Peter (Pete) Galvan, a sales representative at Hronis Inc. in Delano, CA, died
Nov. 4 following a short illness. More than 300 family members and friends
attended his services in Bakersfield, CA, to pay their respects and tributes to a
man with a distinguished career in produce. He was 69.
A testimony to his client base and the way he conducted business, friends
made during Mr. Galvan's 46 years in agriculture generally were clients and
associates, and "were really more like family," according to his son, Louie
Galvan, managing partner of Delano-based Fruit Royale, where his other son,
John, is also a partner. Peter Galvan stayed in touch and became friends with
his associates and clients from the beginning of his career.
Born Aug. 26, 1941, in Mesa, AZ, Mr. Galvan began his produce career in
Nogales, AZ, after serving four years in the United States Air Force.
He moved to California’s Central Valley in 1985 when he went to work for
Superior Farms. He then moved to Gerawan Farming in the Sanger, CA, area
and then to Delano to work with Stevco Inc.
Louie Galvan said that his father went to work about eight years ago for
Hronis Inc., a position his dad referred to as his “crown champion” — his
favorite position in his produce career. He loved his job and the people with
whom he worked.
Pete Hronis, vice president of sales for family-owned Hronis Inc., said that he
and Pete Galvan had an ongoing challenge to see who could arrive at work
first on any given morning. The challenge lasted throughout their association
and served as a testimony to Mr. Galvan’s love for his work.
“While most people work to live,” Pete Hronis said, “Pete loved produce so
much, he really lived to work.”
An example of Mr. Galvan’s friendly business acumen was given by Tom Law,
vice president of sales at Tom Lange Inc. in Pittsburgh and a Hronis Inc.
client, who dealt with Mr. Galvan. “We developed a great friendship,” Mr. Law
said. “He was a great guy, always good to his word.” They would talk about
family and play a round of golf whenever possible. “Pete was one of the few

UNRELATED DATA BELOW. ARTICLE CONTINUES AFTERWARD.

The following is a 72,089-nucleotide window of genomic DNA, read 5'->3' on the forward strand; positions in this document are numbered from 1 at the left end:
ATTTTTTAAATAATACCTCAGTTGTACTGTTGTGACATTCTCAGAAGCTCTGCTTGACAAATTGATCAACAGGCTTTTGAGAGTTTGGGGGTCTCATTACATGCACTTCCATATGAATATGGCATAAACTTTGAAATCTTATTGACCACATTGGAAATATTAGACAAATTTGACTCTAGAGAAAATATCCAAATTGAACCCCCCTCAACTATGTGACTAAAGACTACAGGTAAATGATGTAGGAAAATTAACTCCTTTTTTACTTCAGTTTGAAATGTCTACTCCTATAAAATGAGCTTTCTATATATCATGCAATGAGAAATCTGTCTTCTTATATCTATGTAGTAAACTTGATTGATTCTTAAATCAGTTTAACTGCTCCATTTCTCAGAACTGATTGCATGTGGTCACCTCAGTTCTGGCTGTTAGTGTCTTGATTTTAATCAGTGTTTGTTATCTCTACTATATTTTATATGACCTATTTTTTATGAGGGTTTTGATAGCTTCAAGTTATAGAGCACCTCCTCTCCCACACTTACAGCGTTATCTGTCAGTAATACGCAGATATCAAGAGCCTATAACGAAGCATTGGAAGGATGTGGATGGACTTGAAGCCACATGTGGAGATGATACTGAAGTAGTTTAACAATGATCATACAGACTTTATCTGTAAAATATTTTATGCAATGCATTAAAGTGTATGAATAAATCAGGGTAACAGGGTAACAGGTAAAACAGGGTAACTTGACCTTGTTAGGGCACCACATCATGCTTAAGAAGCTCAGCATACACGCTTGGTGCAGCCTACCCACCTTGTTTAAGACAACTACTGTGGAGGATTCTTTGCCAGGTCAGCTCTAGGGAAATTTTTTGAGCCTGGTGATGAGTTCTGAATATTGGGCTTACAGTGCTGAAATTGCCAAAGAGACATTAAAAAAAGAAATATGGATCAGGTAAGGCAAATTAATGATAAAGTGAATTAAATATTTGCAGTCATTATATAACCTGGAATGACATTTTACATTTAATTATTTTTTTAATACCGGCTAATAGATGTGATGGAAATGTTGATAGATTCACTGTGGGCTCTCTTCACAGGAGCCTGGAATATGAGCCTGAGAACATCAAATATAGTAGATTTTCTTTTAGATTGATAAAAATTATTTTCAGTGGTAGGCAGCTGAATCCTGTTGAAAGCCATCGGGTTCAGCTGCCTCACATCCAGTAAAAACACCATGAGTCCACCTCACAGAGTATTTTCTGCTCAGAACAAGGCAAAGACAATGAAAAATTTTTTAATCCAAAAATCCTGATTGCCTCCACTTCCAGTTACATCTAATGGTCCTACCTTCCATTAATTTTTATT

people in the industry like that. We became really close.
“Pete was always cheery and happy,” Mr. Law continued. “In all the years we’ve
done business together, I don’t think we ever had a conflict. Never got to the
point we had to resolve anything. We were always fair with each other — he
told me what he had, I told him what I could book. When there was a
problem, it wasn’t an issue. Instead of everybody trying to outmaneuver
everyone, which can be a problem in this industry, I never had a situation like
that with Pete.”
“Forty-six years in one capacity — produce,” said his son Louie Galvan. He
“lived and breathed produce.”
When he got ill, about a month before he died, Mr. Galvan often expressed his
concerns about how soon he could get back to work. “Most of us would be
concerned when we could play the next round of golf, but Pops was more
interested in getting a chance to sell oranges or grapes, depending on the
season,” Louie Galvan said.
As for golf, “Pops was hard to beat,” Louie said. “We golfed most Sundays,
depending on the weather. John and I would have to pony up at the end of the
day, but that didn’t keep us from going back the next week.” Mr. Galvan also
spent quality time with his sons at lunch most workdays, year round,
discussing family, friends and offering guidance from his produce experience.
Mr. Galvan is survived by his wife, Lupita, and additional family members,
including five children, 18 grandchildren and two great-grandchildren.